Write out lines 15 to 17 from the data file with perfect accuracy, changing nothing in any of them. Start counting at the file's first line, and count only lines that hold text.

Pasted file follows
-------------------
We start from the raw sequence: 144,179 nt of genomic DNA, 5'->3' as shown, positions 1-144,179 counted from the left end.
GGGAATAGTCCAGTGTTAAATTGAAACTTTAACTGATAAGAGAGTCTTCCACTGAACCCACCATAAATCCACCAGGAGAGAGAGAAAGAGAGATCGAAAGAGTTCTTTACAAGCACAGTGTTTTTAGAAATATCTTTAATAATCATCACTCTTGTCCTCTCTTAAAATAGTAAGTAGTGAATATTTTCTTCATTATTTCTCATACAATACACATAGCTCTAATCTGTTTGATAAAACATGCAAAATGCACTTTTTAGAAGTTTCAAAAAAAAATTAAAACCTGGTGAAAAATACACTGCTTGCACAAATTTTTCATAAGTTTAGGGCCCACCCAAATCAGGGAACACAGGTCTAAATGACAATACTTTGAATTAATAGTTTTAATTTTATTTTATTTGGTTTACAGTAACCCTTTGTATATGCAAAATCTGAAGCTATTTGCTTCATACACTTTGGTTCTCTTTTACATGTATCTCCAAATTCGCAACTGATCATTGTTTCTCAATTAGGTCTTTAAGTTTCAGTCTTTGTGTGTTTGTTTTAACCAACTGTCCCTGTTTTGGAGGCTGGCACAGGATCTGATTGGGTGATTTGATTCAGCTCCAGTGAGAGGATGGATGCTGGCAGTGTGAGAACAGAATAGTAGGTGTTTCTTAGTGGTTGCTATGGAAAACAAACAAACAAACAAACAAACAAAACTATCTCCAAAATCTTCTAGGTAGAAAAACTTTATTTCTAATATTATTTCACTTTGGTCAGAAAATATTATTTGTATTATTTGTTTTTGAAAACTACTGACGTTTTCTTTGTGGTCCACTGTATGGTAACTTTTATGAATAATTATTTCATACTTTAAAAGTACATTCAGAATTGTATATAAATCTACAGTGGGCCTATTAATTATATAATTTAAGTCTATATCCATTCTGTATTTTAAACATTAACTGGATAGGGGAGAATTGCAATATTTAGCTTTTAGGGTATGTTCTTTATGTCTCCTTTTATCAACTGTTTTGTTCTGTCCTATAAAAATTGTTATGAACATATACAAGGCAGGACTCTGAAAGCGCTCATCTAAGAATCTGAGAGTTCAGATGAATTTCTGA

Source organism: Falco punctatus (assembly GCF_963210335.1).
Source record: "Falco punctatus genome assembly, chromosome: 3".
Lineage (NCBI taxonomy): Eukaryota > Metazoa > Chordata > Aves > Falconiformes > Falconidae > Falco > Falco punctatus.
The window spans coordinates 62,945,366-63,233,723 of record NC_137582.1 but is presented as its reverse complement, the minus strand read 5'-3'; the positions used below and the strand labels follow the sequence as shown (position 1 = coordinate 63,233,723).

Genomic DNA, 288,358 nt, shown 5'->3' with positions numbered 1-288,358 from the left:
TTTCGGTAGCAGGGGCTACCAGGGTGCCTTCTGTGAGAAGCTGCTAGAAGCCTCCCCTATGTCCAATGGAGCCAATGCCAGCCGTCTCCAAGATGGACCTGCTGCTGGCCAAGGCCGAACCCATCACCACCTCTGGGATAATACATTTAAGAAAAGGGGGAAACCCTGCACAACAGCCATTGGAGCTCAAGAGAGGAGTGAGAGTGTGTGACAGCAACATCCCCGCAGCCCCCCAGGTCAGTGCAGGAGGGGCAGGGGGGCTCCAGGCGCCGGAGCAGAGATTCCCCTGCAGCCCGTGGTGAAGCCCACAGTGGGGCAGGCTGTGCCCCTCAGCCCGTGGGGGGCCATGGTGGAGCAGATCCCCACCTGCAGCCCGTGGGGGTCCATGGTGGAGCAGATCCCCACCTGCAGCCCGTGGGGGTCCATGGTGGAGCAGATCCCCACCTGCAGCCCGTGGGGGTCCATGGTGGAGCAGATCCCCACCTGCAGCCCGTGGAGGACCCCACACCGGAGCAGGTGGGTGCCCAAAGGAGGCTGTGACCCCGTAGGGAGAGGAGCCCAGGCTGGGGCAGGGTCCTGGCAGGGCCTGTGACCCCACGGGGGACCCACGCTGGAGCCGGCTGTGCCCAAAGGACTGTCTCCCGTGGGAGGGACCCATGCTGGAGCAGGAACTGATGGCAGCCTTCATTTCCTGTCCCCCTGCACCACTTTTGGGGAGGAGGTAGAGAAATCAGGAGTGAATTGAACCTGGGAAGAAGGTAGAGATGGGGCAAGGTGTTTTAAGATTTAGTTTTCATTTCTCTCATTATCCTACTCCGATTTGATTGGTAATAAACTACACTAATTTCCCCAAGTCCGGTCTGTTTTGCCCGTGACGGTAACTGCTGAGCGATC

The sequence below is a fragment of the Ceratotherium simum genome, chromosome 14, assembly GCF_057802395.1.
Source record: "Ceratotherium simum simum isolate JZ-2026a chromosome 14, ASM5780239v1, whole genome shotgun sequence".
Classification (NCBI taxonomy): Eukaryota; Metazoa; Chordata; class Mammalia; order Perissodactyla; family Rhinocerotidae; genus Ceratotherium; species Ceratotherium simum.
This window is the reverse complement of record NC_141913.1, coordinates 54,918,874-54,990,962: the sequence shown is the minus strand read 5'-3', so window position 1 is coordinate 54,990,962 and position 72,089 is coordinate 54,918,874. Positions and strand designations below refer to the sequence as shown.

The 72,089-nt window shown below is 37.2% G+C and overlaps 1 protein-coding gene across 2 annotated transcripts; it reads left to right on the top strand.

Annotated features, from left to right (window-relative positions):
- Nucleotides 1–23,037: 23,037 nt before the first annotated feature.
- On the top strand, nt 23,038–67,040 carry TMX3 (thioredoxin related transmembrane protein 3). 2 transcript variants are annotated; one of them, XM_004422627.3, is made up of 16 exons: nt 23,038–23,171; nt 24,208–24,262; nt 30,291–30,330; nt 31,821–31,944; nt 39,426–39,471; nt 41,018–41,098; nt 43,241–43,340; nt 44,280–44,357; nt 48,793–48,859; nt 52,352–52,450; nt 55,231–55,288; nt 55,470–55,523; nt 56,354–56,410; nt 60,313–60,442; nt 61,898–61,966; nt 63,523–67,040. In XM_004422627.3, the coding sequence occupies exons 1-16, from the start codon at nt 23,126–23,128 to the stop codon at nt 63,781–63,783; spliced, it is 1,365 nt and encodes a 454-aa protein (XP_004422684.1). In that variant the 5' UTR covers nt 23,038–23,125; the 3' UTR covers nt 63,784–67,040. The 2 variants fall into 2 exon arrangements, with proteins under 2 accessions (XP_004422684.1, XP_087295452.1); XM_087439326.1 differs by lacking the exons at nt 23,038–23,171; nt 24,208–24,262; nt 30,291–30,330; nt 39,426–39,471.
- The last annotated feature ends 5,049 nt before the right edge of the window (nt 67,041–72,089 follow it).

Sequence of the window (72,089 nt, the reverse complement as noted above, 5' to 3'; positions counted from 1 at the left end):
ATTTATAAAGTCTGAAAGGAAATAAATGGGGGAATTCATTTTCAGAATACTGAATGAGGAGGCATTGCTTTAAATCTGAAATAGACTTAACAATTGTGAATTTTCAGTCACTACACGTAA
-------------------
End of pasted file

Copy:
- Nucleotides 1–23,037: 23,037 nt before the first annotated feature.
- On the top strand, nt 23,038–67,040 carry TMX3 (thioredoxin related transmembrane protein 3). 2 transcript variants are annotated; one of them, XM_004422627.3, is made up of 16 exons: nt 23,038–23,171; nt 24,208–24,262; nt 30,291–30,330; nt 31,821–31,944; nt 39,426–39,471; nt 41,018–41,098; nt 43,241–43,340; nt 44,280–44,357; nt 48,793–48,859; nt 52,352–52,450; nt 55,231–55,288; nt 55,470–55,523; nt 56,354–56,410; nt 60,313–60,442; nt 61,898–61,966; nt 63,523–67,040. In XM_004422627.3, the coding sequence occupies exons 1-16, from the start codon at nt 23,126–23,128 to the stop codon at nt 63,781–63,783; spliced, it is 1,365 nt and encodes a 454-aa protein (XP_004422684.1). In that variant the 5' UTR covers nt 23,038–23,125; the 3' UTR covers nt 63,784–67,040. The 2 variants fall into 2 exon arrangements, with proteins under 2 accessions (XP_004422684.1, XP_087295452.1); XM_087439326.1 differs by lacking the exons at nt 23,038–23,171; nt 24,208–24,262; nt 30,291–30,330; nt 39,426–39,471.
- The last annotated feature ends 5,049 nt before the right edge of the window (nt 67,041–72,089 follow it).